Statistical Genetics

The Statistical Genetics Laboratory studies the role that genetic variation plays in determining risk of disease and its risk factors. The laboratory develops and applies statistical genetic methods to gene mapping studies across a wide range of traits and diseases. One major focus is understanding genetic variation in various cancers. Cancers studied include melanoma, ovarian cancer and oesophageal cancer. This work will lead to better understanding of why particular individuals are affected by cancer or why they respond poorly to cancer treatment. Another major interest is ophthalmological genetics, with ongoing work to identify the specific genes involved in both eye disease and in underlying quantitative risk factors.

CURRENT RESEARCH

  • gene mapping studies on eye disease
  • translation of gene discoveries in eye disease using approaches such as genetic prediction
  • the modifiable risk factors that actually cause cancer
  • twin studies examining ophthalmogical traits
  • genetic factors underlying oesophageal cancer and its risk factors
  • response to chemotherapy in ovarian cancer
  • gene mapping studies in melanoma
  • statistical and computational methods in genetics

Staff

  • Alex Hewitt
  • Amanda Lim
  • Guiyan Ni
  • Dr Jue Sheng Ong
  • Mathias Seviiri
  • Associate Professor Matthew H. Law
  • Nathan Ingold
  • Ngoc Quynh Le
  • Regina Yu
  • Shanika Jayasinghe
  • Weixiong He
  • Wendy Yang
  • Xikun Han

Internal collaborators

External Collaborators

  • Professor Jamie Craig, Flinders University
  • Dr Kathryn Burdon, University of Tasmania
  • Dr Alex Hewitt, University of Melbourne
  • Professor David Mackey, Lions Eye Institute
  • Professor Janey Wiggs, Harvard Medical School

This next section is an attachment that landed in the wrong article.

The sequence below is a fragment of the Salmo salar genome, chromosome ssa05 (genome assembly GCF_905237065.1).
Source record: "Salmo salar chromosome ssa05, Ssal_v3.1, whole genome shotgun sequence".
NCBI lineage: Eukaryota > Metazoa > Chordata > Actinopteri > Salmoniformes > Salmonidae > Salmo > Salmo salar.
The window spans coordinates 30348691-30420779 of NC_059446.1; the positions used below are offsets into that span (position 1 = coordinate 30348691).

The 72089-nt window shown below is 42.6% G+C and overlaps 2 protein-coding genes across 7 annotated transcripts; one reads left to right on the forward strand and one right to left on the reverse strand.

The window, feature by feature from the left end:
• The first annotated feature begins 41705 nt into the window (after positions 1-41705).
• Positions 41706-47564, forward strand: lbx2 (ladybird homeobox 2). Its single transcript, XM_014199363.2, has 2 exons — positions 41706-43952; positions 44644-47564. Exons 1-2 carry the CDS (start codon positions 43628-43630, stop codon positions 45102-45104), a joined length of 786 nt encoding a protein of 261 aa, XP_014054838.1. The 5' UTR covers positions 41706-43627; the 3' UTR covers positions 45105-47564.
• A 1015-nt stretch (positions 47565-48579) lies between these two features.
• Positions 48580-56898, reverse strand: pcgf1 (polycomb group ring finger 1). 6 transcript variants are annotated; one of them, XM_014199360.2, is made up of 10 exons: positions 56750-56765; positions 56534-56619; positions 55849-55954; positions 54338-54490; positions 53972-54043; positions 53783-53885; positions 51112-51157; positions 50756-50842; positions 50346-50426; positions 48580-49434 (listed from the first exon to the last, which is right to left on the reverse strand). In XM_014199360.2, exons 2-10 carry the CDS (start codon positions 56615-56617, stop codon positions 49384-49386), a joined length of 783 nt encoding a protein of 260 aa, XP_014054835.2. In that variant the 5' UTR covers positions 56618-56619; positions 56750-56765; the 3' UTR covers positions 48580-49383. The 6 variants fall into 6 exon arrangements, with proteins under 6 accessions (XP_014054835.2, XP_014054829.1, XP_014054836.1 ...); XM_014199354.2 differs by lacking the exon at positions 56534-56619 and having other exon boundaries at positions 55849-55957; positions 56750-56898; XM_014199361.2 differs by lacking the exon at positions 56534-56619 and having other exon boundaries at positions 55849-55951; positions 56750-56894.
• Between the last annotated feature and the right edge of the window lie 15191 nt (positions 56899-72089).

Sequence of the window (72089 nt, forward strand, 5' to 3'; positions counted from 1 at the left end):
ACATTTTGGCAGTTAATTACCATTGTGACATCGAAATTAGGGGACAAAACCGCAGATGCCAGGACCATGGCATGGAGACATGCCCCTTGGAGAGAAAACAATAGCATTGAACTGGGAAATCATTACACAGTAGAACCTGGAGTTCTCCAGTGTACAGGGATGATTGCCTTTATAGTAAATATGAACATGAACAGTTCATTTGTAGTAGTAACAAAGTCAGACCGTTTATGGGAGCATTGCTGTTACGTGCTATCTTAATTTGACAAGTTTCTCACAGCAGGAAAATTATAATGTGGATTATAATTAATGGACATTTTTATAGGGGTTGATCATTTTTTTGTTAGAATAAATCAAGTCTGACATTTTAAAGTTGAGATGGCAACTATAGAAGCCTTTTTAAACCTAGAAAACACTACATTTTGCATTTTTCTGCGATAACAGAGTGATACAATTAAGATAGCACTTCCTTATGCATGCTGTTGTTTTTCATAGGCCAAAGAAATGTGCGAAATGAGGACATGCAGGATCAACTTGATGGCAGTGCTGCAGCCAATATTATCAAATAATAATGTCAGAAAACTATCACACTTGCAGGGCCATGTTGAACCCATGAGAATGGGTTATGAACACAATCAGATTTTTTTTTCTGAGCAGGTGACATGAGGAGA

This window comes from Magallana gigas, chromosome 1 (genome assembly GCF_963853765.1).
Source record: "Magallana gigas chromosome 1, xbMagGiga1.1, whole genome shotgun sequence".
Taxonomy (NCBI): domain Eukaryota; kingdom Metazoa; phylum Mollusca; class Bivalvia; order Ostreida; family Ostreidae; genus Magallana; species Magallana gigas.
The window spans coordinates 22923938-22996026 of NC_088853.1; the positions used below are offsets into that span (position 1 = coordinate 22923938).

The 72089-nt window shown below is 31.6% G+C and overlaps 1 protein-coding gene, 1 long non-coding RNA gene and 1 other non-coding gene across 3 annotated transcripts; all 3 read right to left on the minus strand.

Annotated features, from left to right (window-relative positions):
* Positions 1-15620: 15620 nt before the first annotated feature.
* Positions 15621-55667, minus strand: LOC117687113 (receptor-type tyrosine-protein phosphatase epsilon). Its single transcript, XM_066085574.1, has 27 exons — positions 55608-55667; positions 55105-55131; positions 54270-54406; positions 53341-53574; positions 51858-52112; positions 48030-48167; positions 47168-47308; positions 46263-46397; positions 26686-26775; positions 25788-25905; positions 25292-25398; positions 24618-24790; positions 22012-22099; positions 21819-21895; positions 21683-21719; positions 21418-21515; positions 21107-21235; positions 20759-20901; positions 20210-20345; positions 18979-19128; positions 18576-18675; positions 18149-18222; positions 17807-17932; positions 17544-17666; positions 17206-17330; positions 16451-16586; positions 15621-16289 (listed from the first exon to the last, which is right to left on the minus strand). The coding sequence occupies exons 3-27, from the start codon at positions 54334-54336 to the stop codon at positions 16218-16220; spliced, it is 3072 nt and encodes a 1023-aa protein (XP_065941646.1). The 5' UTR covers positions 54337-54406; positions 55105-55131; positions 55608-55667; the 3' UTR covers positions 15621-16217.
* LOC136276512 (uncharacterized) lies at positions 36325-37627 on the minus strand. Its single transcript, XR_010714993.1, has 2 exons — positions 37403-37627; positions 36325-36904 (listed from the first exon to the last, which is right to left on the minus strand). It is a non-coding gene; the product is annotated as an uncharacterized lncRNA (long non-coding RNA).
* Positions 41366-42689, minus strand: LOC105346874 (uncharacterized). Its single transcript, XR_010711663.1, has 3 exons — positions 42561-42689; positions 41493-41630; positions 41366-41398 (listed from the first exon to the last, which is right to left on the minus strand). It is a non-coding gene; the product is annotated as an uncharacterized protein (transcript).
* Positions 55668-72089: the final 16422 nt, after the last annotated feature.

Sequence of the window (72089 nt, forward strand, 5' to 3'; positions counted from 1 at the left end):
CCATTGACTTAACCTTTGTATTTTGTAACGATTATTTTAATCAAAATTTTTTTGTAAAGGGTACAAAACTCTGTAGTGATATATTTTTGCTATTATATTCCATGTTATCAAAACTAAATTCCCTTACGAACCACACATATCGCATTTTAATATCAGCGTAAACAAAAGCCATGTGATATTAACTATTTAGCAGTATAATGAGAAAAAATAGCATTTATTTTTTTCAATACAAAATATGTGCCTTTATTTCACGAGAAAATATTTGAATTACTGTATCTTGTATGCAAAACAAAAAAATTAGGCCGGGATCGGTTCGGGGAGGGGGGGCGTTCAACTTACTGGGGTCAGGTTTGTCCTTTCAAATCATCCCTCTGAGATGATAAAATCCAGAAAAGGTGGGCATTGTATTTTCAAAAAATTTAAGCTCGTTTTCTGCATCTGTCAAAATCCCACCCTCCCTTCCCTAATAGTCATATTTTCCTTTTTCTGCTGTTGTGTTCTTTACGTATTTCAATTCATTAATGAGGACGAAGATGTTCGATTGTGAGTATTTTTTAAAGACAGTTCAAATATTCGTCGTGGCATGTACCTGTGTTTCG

• Professor Georgia Long & Professor Richard Scolyer, Melanoma Institute Australia
  • Dr Kevin Brown, National Cancer Institute Bethesda, USA
  • Professor Tim Bishop & Dr Mark Iles, University of Leeds
  • Professor Anna DeFazio, Westmead Hospital

We gratefully acknowledge support from the following organisations and funding bodies:

  • National Health and Medical Research Council
  • Australia Research Council
  • Cancer Australia
  • National Institute of Health
  • Perpetual Foundation
  • Worldwide Cancer Research

STUDENT PROJECTS

Genetics-based Approaches to Precision Medicine for Chronic or Noncommunicable Diseases

This project is suited to a PhD student with experience in genetic epidemiology, epidemiology, biostatistics or bioinformatics. Experience in the analysis and manipulation of large datasets and a good knowledge of computing is desirable. Experience in cancer genetics and clinical medicine are advantageous but not essential. Non-statistical applicants must be able to demonstrate some knowledge […]

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Bridging gaps on the genetics of age-related disorder among under-represented populations

This project is suitable for PhD students only. Some experience in biostatistics and data analysis is essential, and a background in statistics, engineering, health sciences, epidemiology, health economics, computer science and/or public health is recommended. Crucially, candidates must demonstrate adequate interpersonal skills, critical thinking and cultural competence to effectively engage with stakeholders from diverse backgrounds. […]

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Eye disease genetics

This project is suitable for Honours, Masters, MPhil, MD or PhD student. BACKGROUND Glaucoma is the leading cause of irreversible blindness worldwide. While there is no cure once visual loss occurs, progressive visual loss and blindness can usually be prevented by timely treatment. This means early detection is vital. Unlike many other common complex diseases, […]

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Genetics of skin cancer

The project is suited to a PhD student with experience in genetic epidemiology, epidemiology, biostatistics or bioinformatics. Experience in the analysis and manipulation of large datasets and a good knowledge of computing is desirable. Experience in cancer genetics is advantageous but not essential. Non-statistical applicants must be able to demonstrate some knowledge of statistics. For […]

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